By Brandy Harrison
KEMPTVILLE — The heyday of high prices is fading and farmers waiting on another ethanol boom will likely have to settle for weather-driven supply spikes and deficits and should start marketing more defensively, said a Campbellford crop farmer and elevator owner.
“The last eight years you’ve been able to pick up the phone and sell grain and make a profit. That’s been an aberration. That’s a departure from normal and we’re not going to see it continue forever,” said Peter Archer, who owns Maizeing Acres Inc. in Campbellford, a 2.3-million-bushel capacity elevator, with his wife Donna.
Zero in on what you can control, Archer told farmers at the Eastern Ontario Crop Conference in Kemptville on Feb. 18. Don’t get tied into knots about the slowdown in China or the weather in South America.
“Those things can, do, and will change. You have to avoid analysis paralysis. Stop over-thinking these things and assuming you know what the markets are going to do.”
Paralysis kicked in last July when rain stateside pushed the corn market to rally 50 cents.
“You would think the phone would be busy but it wasn’t. It was crickets. I called up guys I knew were undersold and you know what I got? ‘Did you see how much rain they got in Ohio, Indiana and into Illinois? That’s two I states!’ A lot of guys could not pull the trigger,” Archer said.
Here are Archer’s five tips for keeping marketing simple.
Forward contracting manages risk and the sooner the better, said Archer. “Unsold grain after harvest costs you money.”
Years of seasonal trends show opportunities happen early — before planting intentions are known or during spring weather hiccups.
“The market pays a premium for the unknown,” Archer said, advising farmers to aim for profit, not the moon. “The market doesn`t care what your costs are.”
Place target orders.
You can’t often get off the phone with Maizeing Acres without hearing their target order spiel.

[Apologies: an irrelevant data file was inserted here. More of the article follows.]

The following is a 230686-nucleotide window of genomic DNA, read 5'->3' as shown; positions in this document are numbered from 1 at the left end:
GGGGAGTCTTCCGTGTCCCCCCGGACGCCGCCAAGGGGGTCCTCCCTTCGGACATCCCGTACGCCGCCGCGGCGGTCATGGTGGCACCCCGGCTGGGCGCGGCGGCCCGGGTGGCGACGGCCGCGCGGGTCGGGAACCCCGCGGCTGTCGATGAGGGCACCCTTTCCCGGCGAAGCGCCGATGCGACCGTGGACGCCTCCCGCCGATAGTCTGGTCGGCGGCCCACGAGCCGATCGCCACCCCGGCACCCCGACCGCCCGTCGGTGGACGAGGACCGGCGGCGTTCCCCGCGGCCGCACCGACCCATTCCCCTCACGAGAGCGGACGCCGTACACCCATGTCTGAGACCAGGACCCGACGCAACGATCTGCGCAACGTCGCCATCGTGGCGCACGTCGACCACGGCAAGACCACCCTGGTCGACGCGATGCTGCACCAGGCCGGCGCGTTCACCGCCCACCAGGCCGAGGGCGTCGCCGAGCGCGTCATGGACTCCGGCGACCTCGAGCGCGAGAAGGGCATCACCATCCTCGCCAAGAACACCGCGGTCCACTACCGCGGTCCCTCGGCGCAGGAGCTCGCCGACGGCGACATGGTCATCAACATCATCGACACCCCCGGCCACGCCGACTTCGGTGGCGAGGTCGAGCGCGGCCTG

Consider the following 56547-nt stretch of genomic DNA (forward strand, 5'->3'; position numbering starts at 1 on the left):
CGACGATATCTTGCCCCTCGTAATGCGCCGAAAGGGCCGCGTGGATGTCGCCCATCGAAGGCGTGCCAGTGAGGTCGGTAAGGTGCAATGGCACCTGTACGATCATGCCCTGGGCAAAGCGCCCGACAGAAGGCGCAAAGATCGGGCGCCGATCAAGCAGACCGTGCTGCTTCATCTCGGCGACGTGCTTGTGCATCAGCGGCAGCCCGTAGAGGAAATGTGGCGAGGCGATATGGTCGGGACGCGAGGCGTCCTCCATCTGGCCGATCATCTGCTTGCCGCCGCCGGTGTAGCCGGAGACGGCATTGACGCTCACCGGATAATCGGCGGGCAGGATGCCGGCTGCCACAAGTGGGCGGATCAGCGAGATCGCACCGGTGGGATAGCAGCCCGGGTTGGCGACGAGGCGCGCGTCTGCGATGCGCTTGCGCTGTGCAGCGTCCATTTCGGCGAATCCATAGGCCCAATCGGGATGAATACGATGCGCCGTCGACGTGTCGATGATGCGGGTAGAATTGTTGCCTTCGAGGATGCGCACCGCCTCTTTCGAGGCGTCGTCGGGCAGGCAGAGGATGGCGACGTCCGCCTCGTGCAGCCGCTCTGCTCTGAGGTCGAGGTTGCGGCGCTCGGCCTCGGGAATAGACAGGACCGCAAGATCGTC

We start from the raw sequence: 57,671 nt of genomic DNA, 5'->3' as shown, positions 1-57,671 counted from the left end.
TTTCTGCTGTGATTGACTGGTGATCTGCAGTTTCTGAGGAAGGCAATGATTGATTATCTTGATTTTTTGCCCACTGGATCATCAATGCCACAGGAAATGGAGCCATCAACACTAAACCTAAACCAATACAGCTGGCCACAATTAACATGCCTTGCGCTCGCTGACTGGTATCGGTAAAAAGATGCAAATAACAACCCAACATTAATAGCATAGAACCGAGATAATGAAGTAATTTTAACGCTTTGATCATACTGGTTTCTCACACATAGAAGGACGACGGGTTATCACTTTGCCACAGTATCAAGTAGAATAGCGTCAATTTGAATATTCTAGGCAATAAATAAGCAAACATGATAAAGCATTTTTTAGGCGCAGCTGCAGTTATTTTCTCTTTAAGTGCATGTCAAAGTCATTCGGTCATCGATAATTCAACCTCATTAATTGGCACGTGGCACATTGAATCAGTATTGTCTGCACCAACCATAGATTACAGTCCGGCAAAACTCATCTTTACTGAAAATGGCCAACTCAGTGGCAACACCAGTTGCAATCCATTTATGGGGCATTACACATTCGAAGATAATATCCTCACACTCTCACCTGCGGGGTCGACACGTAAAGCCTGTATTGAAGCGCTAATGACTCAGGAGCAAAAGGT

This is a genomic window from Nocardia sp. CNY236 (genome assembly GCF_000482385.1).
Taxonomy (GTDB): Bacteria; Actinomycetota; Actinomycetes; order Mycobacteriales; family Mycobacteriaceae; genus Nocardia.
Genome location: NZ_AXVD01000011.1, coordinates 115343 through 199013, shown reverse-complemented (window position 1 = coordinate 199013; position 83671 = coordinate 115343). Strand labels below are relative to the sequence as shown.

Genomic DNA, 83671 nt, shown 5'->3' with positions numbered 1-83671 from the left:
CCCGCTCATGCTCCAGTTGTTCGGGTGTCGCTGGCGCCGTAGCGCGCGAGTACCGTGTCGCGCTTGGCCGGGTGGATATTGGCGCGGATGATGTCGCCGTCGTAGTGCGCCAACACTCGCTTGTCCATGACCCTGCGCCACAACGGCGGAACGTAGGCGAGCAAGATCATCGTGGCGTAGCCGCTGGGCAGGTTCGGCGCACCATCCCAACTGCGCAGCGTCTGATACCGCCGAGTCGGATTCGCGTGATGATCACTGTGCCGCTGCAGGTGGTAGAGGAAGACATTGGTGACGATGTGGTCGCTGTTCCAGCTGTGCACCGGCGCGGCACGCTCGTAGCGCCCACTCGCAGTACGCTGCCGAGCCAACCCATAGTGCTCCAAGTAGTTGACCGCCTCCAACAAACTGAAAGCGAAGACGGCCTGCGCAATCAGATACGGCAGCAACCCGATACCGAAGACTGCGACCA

Create a target price by taking a yield estimate — crop insurance guarantees are a good start — factoring in cost per acre and a profit goal based on payments and living expenses, Archer said.
“You need to know what you want and not just more,” he said, adding that some farmers have target orders two years out. “You’re taking the emotion out of the decision. It becomes mechanical.”
Sell the carry.
Now that stocks-to-use ratio is above 15 per cent, markets are more stable and selling the carry is a legitimate strategy, Archer said. “In the 90s, this was the heart and soul of marketing corn. You had to learn it to survive.”
If the market has too much corn, it kicks sellers in the butt in the nearby market. The higher prices are further out.
Capitalize on the low dollar.
With grains priced in U.S. dollars, the exchange rate has held up the basis, keeping Ontario farmers in the black. Archer didn’t suggest the dollar would recover, but warned that it traditionally follows oil.
“It won’t go down forever.”
Fight urge to wait.
Borrowing from Farm Credit Canada, Archer advised farmers to stop waiting for perfection or rationalizing and blaming. Farmers need a plan and a realistic goal and shouldn’t assume they know more about the U.S. crop than the market. Bounce ideas off a sounding board and track what works and what doesn’t, he said.